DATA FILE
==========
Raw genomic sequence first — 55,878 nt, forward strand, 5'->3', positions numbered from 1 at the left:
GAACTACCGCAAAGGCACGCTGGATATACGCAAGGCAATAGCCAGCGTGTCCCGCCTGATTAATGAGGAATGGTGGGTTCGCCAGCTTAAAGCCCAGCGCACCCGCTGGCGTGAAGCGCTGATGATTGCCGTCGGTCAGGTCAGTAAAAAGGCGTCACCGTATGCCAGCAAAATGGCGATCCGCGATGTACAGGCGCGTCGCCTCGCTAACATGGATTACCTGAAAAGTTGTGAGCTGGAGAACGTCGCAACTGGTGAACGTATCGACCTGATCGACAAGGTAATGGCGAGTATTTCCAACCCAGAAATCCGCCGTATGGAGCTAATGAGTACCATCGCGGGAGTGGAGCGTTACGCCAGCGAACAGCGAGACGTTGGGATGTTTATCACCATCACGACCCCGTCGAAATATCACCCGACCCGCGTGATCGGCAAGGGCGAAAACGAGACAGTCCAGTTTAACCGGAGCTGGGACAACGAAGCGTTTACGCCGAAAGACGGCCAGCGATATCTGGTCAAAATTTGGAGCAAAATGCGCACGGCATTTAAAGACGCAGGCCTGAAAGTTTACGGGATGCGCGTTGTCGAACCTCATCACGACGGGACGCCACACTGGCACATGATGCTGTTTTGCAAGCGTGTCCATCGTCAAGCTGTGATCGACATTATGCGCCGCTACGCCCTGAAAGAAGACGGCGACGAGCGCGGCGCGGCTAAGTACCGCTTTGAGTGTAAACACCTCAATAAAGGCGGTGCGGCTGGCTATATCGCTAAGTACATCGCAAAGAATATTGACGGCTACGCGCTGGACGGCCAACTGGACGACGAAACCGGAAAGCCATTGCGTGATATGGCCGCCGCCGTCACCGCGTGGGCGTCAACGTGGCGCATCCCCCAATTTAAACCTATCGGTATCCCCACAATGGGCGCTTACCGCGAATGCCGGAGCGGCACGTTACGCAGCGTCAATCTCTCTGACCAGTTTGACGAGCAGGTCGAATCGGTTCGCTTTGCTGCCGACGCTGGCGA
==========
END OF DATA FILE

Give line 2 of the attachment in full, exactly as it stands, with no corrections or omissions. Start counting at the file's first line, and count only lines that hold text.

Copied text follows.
GAACTACCGCAAAGGCACGCTGGATATACGCAAGGCAATAGCCAGCGTGTCCCGCCTGATTAATGAGGAATGGTGGGTTCGCCAGCTTAAAGCCCAGCGCACCCGCTGGCGTGAAGCGCTGATGATTGCCGTCGGTCAGGTCAGTAAAAAGGCGTCACCGTATGCCAGCAAAATGGCGATCCGCGATGTACAGGCGCGTCGCCTCGCTAACATGGATTACCTGAAAAGTTGTGAGCTGGAGAACGTCGCAACTGGTGAACGTATCGACCTGATCGACAAGGTAATGGCGAGTATTTCCAACCCAGAAATCCGCCGTATGGAGCTAATGAGTACCATCGCGGGAGTGGAGCGTTACGCCAGCGAACAGCGAGACGTTGGGATGTTTATCACCATCACGACCCCGTCGAAATATCACCCGACCCGCGTGATCGGCAAGGGCGAAAACGAGACAGTCCAGTTTAACCGGAGCTGGGACAACGAAGCGTTTACGCCGAAAGACGGCCAGCGATATCTGGTCAAAATTTGGAGCAAAATGCGCACGGCATTTAAAGACGCAGGCCTGAAAGTTTACGGGATGCGCGTTGTCGAACCTCATCACGACGGGACGCCACACTGGCACATGATGCTGTTTTGCAAGCGTGTCCATCGTCAAGCTGTGATCGACATTATGCGCCGCTACGCCCTGAAAGAAGACGGCGACGAGCGCGGCGCGGCTAAGTACCGCTTTGAGTGTAAACACCTCAATAAAGGCGGTGCGGCTGGCTATATCGCTAAGTACATCGCAAAGAATATTGACGGCTACGCGCTGGACGGCCAACTGGACGACGAAACCGGAAAGCCATTGCGTGATATGGCCGCCGCCGTCACCGCGTGGGCGTCAACGTGGCGCATCCCCCAATTTAAACCTATCGGTATCCCCACAATGGGCGCTTACCGCGAATGCCGGAGCGGCACGTTACGCAGCGTCAATCTCTCTGACCAGTTTGACGAGCAGGTCGAATCGGTTCGCTTTGCTGCCGACGCTGGCGA